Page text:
Publications by authors named "Young-Gi Yoon"

3 Publications

  • Page 1 of 1

AA'-Stacked Trilayer Hexagonal Boron Nitride Membrane for Proton Exchange Membrane Fuel Cells.

ACS Nano 2018 Nov 17;12(11):10764-10771. Epub 2018 Oct 17.

Department of Chemistry, Department of Energy Engineering, Low-Dimensional Carbon Materials Center , Ulsan National Institute of Science and Technology (UNIST) , Ulsan 44919 , Republic of Korea.

Hexagonal boron nitride (h-BN) and graphene have emerged as promising materials for proton exchange membranes because of their high proton conductivity and chemical stability. However, the defects and grain boundaries generated during the growth and transfer of two-dimensional materials limit their practical applicability. Here, we report the fabrication of membrane electrode assemblies using large-area single-oriented AA'-stacked trilayer h-BN (3L-BN), which exhibits very few defects during the growth and transfer, as a proton exchange membrane for use in fuel cell systems. The fuel cell based on AA'-stacked 3L-BN showed a H permeation current density as low as 2.69 mA cm and an open circuit voltage (OCV) as high as 0.958 V; this performance is much superior to those for cells based on Nafion (3.7 mA cm and 0.942 V, respectively) and single-layer h-BN (10.08 mA cm and 0.894 V, respectively). Furthermore, the fuel cell with the AA'-stacked 3L-BN membrane almost maintained its original performance (OCV, maximum power density, and H permeation current density) even after 100 h of an accelerated stress test at 30% RH and 90 °C, while the fuel cells with the Nafion and single-layer BN membranes exhibited severely deteriorated performances. The stability of the cell based on the AA'-stacked 3L-BN membrane was better because the membrane prevented gas crossover and suppressed the generation of reactive radicals during cell operation.
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http://dx.doi.org/10.1021/acsnano.8b06268DOI Listing
November 2018

Self-assembled nitrogen-doped fullerenes and their catalysis for fuel cell and rechargeable metal-air battery applications.

Nanoscale 2017 Jun;9(22):7373-7379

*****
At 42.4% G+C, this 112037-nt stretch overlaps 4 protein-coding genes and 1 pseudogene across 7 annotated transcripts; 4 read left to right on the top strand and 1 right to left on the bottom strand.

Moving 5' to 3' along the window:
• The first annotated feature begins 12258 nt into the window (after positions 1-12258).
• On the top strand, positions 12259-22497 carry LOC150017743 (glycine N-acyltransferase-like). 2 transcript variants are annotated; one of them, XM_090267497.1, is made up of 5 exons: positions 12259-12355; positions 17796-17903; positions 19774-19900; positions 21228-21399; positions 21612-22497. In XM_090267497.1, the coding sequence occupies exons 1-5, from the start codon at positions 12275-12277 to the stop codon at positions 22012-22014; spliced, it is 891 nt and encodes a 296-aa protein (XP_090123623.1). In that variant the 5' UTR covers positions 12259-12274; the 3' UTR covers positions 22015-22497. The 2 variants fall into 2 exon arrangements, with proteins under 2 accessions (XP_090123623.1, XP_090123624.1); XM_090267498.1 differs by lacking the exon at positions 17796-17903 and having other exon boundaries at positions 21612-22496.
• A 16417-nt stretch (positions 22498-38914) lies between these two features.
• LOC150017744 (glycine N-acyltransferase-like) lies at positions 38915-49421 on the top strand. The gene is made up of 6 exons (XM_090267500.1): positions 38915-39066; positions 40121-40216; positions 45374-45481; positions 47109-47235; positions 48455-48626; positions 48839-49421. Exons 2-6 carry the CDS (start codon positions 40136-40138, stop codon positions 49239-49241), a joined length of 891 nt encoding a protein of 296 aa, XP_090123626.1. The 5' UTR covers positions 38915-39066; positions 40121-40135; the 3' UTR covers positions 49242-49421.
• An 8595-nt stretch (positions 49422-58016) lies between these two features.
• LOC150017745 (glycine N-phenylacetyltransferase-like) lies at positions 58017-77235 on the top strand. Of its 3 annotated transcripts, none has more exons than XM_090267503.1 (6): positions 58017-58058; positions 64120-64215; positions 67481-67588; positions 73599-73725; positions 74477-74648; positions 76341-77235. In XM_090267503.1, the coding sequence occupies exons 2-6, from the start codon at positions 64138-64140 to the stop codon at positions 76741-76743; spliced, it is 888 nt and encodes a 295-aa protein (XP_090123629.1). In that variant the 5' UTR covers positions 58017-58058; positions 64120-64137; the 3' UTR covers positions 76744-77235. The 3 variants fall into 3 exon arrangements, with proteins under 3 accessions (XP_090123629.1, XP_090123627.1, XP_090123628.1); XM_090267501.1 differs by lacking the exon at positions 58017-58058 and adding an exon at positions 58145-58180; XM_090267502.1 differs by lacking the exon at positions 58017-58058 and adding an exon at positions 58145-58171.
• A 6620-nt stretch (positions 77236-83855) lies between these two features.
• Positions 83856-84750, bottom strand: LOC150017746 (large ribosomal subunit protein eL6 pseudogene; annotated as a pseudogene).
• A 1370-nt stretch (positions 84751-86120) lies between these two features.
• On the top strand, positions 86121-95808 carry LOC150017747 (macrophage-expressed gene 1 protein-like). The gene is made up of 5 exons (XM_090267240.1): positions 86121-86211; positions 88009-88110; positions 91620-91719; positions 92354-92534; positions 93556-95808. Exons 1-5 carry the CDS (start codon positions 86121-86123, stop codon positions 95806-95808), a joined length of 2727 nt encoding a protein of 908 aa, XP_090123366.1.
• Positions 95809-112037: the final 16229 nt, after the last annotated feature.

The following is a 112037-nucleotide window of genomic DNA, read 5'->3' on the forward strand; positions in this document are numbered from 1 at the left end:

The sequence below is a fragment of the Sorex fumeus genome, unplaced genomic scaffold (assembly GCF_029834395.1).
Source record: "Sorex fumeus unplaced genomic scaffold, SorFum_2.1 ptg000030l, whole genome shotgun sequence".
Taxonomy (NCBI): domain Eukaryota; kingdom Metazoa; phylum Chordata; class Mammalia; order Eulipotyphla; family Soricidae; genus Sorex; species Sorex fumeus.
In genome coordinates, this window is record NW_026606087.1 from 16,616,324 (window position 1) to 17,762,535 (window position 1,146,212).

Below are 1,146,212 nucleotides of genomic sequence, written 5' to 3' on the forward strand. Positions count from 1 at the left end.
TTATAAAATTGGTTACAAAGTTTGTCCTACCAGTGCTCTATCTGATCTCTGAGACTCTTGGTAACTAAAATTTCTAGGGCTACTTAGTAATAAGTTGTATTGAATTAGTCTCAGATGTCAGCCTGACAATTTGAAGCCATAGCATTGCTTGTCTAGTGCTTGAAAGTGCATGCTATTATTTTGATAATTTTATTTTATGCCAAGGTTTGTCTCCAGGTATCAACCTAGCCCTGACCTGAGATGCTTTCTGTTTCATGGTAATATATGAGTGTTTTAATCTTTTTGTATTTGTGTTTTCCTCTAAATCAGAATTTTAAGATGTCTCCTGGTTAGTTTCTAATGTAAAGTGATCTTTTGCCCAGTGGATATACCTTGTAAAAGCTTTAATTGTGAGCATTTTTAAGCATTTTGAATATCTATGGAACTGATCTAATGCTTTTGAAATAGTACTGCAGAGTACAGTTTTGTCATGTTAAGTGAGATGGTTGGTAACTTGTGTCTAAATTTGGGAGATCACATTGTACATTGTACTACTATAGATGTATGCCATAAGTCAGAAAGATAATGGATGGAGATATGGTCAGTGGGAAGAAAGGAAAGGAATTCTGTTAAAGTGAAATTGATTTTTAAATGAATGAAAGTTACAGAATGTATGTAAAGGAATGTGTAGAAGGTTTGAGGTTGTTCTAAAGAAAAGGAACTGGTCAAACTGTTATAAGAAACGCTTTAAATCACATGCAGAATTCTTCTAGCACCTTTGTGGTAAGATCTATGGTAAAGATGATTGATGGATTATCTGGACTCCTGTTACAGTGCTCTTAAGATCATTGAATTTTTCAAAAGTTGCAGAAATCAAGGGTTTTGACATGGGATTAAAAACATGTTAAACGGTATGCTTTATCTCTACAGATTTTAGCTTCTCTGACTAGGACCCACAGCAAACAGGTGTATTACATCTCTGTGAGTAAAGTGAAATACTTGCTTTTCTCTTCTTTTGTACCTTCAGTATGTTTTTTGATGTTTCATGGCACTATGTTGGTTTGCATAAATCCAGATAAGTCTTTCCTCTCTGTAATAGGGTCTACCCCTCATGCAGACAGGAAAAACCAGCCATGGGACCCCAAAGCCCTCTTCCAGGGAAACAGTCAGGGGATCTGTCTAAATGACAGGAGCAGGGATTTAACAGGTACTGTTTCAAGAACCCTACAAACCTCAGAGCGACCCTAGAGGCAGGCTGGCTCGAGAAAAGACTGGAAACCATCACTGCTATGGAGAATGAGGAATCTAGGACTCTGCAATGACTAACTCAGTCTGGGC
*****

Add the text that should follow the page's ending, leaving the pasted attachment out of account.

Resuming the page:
Department of Chemical and Biomolecular Engineering, Yonsei University, Seoul, 03722, Republic of Korea.

In this study, we report self-assembled nitrogen-doped fullerenes (N-fullerene) as non-precious catalysts, which are active for the oxygen reduction reaction (ORR) and oxygen evolution reaction (OER), and thus applicable for energy conversion and storage devices such as fuel cells and metal-air battery systems. We screen the best N-fullerene catalyst at the nitrogen doping level of 10 at%, not at the previously known doping level of 5 or 20 at% for graphene. We identify that the compressive surface strain induced by doped nitrogen plays a key role in the fine-tuning of catalytic activity.
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http://dx.doi.org/10.1039/c7nr00930eDOI Listing
June 2017

Designing an ultrathin silica layer for highly durable carbon nanofibers as the carbon support in polymer electrolyte fuel cells.

Nanoscale 2014 Oct 8;6(20):12111-9. Epub 2014 Sep 8.

Fuel Cell Research Center, Korea Institute of Energy Research (KIER), Daejeon, 305-343, Republic of Korea.

A critical issue for maintaining long-term applications of polymer electrolyte fuel cells (PEFCs) is the development of an innovative technique for the functionalization of a carbon support that preserves their exceptional electrical conductivity and robustly enriches their durability. Here, we report for the first time how the formation of a partially coated, ultrathin, hydrophobic silica layer around the surfaces of the carbon nanofiber (CNF) helps improve the durability of the CNF without decreasing the significant electrical conductivity of the virgin CNF. The synthesis involved the adsorption of polycarbomethylsilane (PS) on the CNF's sidewalls, followed by high temperature pyrolysis of PS, resulting in a highly durable, conductive carbon support in PEFCs. The Pt nanoparticles are in direct contact with the surface of the carbon in the empty spaces between unevenly coated silica layers, which are not deposited directly onto the silica layer. The presence of a Pt nanoparticle layer that was thicker than the silica layer would be a quite advantageous circumstance that provides contact with other neighboring CNFs without having a significant adverse effect that deeply damages the electrical conductivity of the neighboring CNF composites with the silica layer. Furthermore, the ultrathin, hydrophobic silica layer around the surfaces of the CNF provides great potential to reduce the presence of water molecules in the vicinity of the carbon supports and the ˙OH radicals formed on the surface of the Pt catalyst. As a result, the CNF with a 5 wt% silica layer that we prepared has had extremely high initial performance and durability under severe carbon corrosion conditions, starting up with 974 mA cm(-2) at 0.6 V and ending up with more than 58% of the initial performance (i.e., 569 mA cm(-2) at 0.6 V) after a 1.6 V holding test for 6 h. The beginning-of-life and end-of-life performances based on the virgin CNF without the silica layer were 981 and 340 mA cm(-2) at 0.6 V, respectively. The CNF having a silica layer had long-term durability which was superior to that of the virgin CNF.
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http://dx.doi.org/10.1039/c4nr04293jDOI Listing
October 2014
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